Whole Packer Brisket (untrimmed)
Coarse Ground Pepper
Oak wood for smoking (preferably Post Oak from Texas but any Oak will work and if not Oak then I prefer Pecan)
Pink Butcher Paper
Video Walkthrough of this Recipe
Unfortunately, I have never been to Texas. I am dying to go and taste all the wonderful BBQ down there. Until I do get there I just have to look at pictures and videos of their awesome food and try my best to replicate it.
I recently bought a few products from Crowd Cow and have found they offer some great stuff. You buy the portions of the cow you want from area ranches and I have found the meats are really incredible.
You can check it out HERE.
So in early December I got an email from them about a ranch offering ancient grain fed, something finished, a whole lot of I have no idea. Anyway it sounded good so I bought a Whole Packer Brisket from them. Other meat I have gotten has been so good I figured why not.
When the brisket arrived it was beautiful. Smaller than I would like at 10.5 lbs but so well marbled. This looked very similar to an Australian Wagyu brisket I cooked a while back. Anyway I figured if this brisket looks this good and I want to truly cook it Texas Style then I need some Post Oak from Texas. I found a place online to ship it to me and I was ready to go.
The recipe for Texas Style Brisket is easy. For this I trimmed my brisket but not like we do for competition. The fat cap was pretty thin so I left it alone. I trimmed the deckle and took off some of the fat and silverskin from the underside. Then I mixed Kosher Salt and Coarse Black pepper together at a 50/50 ratio and gave the brisket a good coating.
While the brisket hung out on the counter coming up to room temperature I fired up my Big Green Egg. Now the day I chose to cook this thing overnight was the coldest day in the Philadelphia area in 24 years. I cooked overnight and the overnight low was -1℉.
Once the egg was fired up I threw 3 fist sized chunks of Post Oak (if you cannot obtain post oak use whatever oak is available in your area or pecan wood).
I put a water pan on top of my plate setter and closed the lid. I adjusted my damper and daisy wheel to get the egg to settle at about 275℉. Once my smoke settled down to a thin blue I put the brisket on fat cap up. This is always a big debate but if everyone says for Texas Style to do it fat side up; that’s what I was going to do.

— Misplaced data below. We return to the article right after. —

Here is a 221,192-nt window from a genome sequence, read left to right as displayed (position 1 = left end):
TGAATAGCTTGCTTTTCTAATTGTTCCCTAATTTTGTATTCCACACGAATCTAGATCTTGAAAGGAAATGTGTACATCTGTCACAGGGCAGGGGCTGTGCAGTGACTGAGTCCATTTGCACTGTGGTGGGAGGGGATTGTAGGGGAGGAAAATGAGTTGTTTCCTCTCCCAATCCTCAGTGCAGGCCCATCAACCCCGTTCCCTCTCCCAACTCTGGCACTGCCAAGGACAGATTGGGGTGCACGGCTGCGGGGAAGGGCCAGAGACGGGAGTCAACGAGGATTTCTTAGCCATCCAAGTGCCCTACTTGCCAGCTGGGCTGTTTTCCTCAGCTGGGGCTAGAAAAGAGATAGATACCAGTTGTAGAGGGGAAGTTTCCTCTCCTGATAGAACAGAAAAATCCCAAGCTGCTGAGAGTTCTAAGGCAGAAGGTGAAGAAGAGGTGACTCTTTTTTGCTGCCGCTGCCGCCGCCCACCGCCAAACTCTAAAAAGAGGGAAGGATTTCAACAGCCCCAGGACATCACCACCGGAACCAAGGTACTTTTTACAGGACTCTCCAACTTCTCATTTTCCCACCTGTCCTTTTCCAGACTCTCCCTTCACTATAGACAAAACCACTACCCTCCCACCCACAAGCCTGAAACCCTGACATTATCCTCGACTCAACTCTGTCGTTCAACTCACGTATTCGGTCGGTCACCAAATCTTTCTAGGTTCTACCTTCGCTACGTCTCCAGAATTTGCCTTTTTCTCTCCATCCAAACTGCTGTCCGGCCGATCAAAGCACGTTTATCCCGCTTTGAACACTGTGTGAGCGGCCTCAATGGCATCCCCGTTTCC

After about 5 hours the Big Green Egg was humming along nicely and had not budged off of that 275℉. When I opened the lid I found a nice mahogany colored brisket that was ready to be wrapped. For this brisket I used pink butcher paper.
You can find the one I used HERE.
You just wrap the same way you would with foil but the butcher paper does not lock in as much moisture however it will still stop the smoke buildup on your bark. Again, not my normal practice but this is how it is supposed to be done. After a wrapping with a double layer I flip it so the fat cap is still up, put a temperature probe in and back on the egg. I am shooting for 205℉ internal temperature but really we want to go by feel.
Around 11 am I was hitting 195 on the internal temp so I decided to probe it a little. This brisket was taking a long time but it’s done when it’s done, right? After probing with my Javelin it was soft in some areas but still a little tough in others.
I let it go almost another hour and that led to meat perfection. Internal was between 200 and 205 and the thermometer moved through it like butter. I unwrapped the butcher paper and let the steam off. This is not totally necessary but I re-wrapped in foil before putting in my dry cooler to rest. I didn’t want drippings in my cooler for another thing to clean.
Anyway let this thing rest for at least an hour so the juices are reabsorbed. I let it go almost 3 hours and it was still so hot I needed gloves with liners to pick it up.
At this point it’s time to slice it down. I started at the flat and cut pencil thick slices across the grain. Once I got to the point I spun it around and cut slightly thicker slices. This thing was amazing. It was so juicy and so tasty.
The amount of smoke was perfect and I could not get over the flavor. I guess it’s true that a great piece of meat just needs some salt and pepper with a little touch of smoke. Check out the video on this to see the process. And by the way, a testament to how awesome the Big Green Egg is.
That thing ran on one load of lump charcoal for over 12 hours and held 275 the whole way.
Great Brisket cooked on a great cooker.
Per serving (3oz): Total Calories 282; Total Fat 20.8g; Saturated Fat 8g; Carbohydrates 0g; Sugars 0g; Fiber 0g; Protein 22g.